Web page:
One of the first "rules" you'll learn (or have already learned) as a beginner mapper, is the following:

At some point, you probably questioned it. Why can't brushes be concave? Brushes are just individual meshes, I mean, it's all one big model, right?

It's a fact that maps are models. Maps are no different than 3D models in some aspects. Maps (BSP files, to be exact) have vertices, edges, faces, everything a model would have. There are means of texture projection as well. In 3D modelling, the most popular one is UV mapping. In maps, it's different but it's texture projection nonetheless. Maps just happen to contain extra data, like entities, collision meshes, VIS data and lighting data.

So, if maps are basically models, and models can be concave, why can't brushes be concave?

The short answer is: geometry data is stored differently compared to most common model formats, so that the only method of extracting vertex data from it does not allow concave brushes.

The long answer? That's what this article is about.

If we have a cube, which has a radius of 1 unit, then each vertex would have the following coordinates:

```
- Imaginary model format - IMF -
#0 -1 -1 -1 - bottom back left corner
#1 1 -1 -1 - bottom back right corner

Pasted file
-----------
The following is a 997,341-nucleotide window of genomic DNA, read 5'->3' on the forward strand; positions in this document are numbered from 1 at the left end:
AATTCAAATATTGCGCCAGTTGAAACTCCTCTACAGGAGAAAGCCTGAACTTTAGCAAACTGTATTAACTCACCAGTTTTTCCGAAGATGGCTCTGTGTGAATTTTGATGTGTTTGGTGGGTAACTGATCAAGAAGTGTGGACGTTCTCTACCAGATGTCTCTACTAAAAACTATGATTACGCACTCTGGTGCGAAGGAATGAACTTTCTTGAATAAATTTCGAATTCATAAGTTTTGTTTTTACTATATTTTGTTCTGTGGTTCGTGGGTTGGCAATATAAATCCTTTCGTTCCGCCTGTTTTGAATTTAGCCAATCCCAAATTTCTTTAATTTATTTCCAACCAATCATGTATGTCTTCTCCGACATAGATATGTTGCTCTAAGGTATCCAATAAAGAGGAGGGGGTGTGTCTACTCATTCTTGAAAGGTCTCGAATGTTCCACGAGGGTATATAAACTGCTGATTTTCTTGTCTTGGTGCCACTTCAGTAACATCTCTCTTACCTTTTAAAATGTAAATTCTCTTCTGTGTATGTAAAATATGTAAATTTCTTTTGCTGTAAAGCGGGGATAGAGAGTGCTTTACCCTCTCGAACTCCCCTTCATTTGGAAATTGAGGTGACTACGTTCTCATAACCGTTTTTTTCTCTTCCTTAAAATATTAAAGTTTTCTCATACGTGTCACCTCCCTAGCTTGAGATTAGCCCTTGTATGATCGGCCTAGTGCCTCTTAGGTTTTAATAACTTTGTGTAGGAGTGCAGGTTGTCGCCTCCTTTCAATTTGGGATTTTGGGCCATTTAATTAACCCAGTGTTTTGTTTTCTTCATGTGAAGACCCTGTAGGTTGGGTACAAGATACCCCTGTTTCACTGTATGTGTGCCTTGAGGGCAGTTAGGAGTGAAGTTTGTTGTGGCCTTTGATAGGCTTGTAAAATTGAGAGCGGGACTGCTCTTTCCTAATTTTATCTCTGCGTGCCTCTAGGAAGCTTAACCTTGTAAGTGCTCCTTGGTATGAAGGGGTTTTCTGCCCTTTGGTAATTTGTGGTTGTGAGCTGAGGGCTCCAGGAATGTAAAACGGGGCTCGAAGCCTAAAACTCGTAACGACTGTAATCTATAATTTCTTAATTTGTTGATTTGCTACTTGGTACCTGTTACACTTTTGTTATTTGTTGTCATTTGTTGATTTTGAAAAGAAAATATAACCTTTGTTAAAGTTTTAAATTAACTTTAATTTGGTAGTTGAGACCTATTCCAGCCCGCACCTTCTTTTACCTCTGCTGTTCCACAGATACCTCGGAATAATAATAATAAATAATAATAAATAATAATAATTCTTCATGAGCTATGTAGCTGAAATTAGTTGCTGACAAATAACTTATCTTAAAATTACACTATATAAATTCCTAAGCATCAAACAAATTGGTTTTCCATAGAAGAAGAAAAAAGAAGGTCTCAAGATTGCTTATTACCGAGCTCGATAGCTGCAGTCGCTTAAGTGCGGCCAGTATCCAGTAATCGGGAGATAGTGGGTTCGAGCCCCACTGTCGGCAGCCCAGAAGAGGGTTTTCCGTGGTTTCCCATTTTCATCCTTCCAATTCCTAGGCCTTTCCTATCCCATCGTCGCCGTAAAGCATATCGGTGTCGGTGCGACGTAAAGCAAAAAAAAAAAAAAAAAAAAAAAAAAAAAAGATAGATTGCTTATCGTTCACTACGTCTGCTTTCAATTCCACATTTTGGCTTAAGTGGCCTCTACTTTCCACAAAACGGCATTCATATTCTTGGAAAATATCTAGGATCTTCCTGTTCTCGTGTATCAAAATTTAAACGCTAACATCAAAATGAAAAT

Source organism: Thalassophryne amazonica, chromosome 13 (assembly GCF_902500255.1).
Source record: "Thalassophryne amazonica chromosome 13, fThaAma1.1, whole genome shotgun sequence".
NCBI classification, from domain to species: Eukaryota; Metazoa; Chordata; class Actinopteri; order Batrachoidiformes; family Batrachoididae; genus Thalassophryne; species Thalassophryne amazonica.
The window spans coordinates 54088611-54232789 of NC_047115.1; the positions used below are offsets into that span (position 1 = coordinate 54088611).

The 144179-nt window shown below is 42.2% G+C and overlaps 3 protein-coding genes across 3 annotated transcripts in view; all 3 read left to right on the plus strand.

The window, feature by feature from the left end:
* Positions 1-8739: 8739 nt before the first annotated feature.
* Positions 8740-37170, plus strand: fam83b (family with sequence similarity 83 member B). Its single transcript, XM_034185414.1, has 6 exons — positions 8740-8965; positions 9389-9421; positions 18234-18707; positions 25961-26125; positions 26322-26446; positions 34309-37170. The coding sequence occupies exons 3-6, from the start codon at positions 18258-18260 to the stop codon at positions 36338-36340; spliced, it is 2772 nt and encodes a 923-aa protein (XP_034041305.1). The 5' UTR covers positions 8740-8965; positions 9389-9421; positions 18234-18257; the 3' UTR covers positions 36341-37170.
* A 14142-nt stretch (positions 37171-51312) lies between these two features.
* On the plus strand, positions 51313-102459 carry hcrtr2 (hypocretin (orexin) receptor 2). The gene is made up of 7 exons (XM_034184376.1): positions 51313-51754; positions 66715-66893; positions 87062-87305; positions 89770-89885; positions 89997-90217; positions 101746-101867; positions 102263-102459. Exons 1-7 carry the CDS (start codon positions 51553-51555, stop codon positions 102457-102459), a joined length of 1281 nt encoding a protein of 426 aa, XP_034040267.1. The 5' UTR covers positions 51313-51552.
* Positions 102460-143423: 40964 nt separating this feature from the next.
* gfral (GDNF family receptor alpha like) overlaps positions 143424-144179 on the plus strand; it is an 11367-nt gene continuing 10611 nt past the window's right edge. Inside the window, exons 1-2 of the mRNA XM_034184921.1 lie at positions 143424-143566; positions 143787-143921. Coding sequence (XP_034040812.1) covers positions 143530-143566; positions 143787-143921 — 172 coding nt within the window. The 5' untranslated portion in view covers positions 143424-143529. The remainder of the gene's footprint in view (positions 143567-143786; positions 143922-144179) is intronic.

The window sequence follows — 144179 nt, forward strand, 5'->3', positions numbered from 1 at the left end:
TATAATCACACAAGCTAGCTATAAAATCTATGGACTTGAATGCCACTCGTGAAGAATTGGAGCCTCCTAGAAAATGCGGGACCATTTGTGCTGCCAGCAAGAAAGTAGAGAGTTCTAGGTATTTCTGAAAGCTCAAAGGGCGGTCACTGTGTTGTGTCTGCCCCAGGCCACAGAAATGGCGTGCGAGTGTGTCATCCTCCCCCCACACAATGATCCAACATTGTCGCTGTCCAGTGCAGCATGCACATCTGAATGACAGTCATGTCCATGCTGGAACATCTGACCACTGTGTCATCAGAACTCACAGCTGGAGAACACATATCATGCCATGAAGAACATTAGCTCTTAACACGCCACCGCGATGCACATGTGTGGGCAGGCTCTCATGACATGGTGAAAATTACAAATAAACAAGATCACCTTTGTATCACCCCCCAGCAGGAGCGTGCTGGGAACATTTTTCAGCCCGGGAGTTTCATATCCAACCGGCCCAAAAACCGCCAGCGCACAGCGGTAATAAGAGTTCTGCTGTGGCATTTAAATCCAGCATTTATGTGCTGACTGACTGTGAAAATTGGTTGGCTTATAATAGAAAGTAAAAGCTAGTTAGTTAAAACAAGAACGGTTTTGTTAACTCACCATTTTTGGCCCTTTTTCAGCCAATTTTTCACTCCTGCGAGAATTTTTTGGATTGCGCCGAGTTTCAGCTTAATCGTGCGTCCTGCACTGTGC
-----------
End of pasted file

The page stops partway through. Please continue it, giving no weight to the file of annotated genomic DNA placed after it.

#2 1 1 -1 - bottom front right corner
#3 -1 1 -1 - bottom front left corner
#4 -1 -1 1 - top back left corner
#5 1 -1 1 - top back right corner
#6 1 1 1 - top front right corner
#7 -1 1 1 - top front left corner
```

Now, see those `#N`

numbers? Those are vertex IDs.A

So for example, the bottom face would consist of IDs 0, 1, 2 and 3.

The right face would consist of IDs 2, 1, 5 and 6, following the same "order" of vertices as the bottom face.

And that's generally how you store data in a friendly way for a modern renderer.

Let's make this same cube in J.A.C.K. It'll be a simple 2x2x2 cube, textured with

`NULL`

on all sides. Then export the .map file, and open it with a text editor.In my case, I got this:

```
{
( 1 1 1 ) ( 1 1 -1 ) ( 1 -1 1 ) NULL [ 0 1 0 0 ] [ 0 0 -1 0 ] 0 1 1
( -1 -1 1 ) ( -1 -1 -1 ) ( -1 1 1 ) NULL [ 0 -1 0 0 ] [ 0 0 -1 0 ] 0 1 1
( 1 -1 1 ) ( 1 -1 -1 ) ( -1 -1 1 ) NULL [ 1 0 0 0 ] [ 0 0 -1 0 ] 0 1 1
( -1 1 1 ) ( -1 1 -1 ) ( 1 1 1 ) NULL [ -1 0 0 0 ] [ 0 0 -1 0 ] 0 1 1
( -1 1 -1 ) ( -1 -1 -1 ) ( 1 1 -1 ) NULL [ -1 0 0 0 ] [ 0 -1 0 0 ] 0 1 1
( 1 -1 1 ) ( -1 -1 1 ) ( 1 1 1 ) NULL [ 1 0 -0 0 ] [ 0 -1 0 0 ] 0 1 1
}
```

Oh my God, what are these numbers? Is this the Matrix?No, not really, it's pretty much the same coordinates as above.

If we strip out the texture-related data, we'll be left with this:

```
{
( 1 1 1 ) ( 1 1 -1 ) ( 1 -1 1 ) // face 1
(-1 -1 1 ) (-1 -1 -1 ) (-1 1 1 ) // face 2
( 1 -1 1 ) ( 1 -1 -1 ) (-1 -1 1 ) // face 3
(-1 1 1 ) (-1 1 -1 ) ( 1 1 1 ) // face 4
(-1 1 -1 ) (-1 -1 -1 ) ( 1 1 -1 ) // face 5
( 1 -1 1 ) (-1 -1 1 ) ( 1 1 1 ) // face 6
}
```

Each line has 3 vertices. So we could technically say that it forms a triangle.But wait, if that's a triangle, then how come there are only 6 of them? There should be 12 in a cube!

You see, these are not actually triangles. They are planes. Not airplanes. I'm talking about mathematical planes, that are infinite in surface area. Three vertices are enough to define a plane.

There is something really really smart about this way of storing geometry, and that is, no matter how many sides your face has (e.g. the top of a 16-sided cylinder), it will always be represented by just 3 vertices.

How is this possible?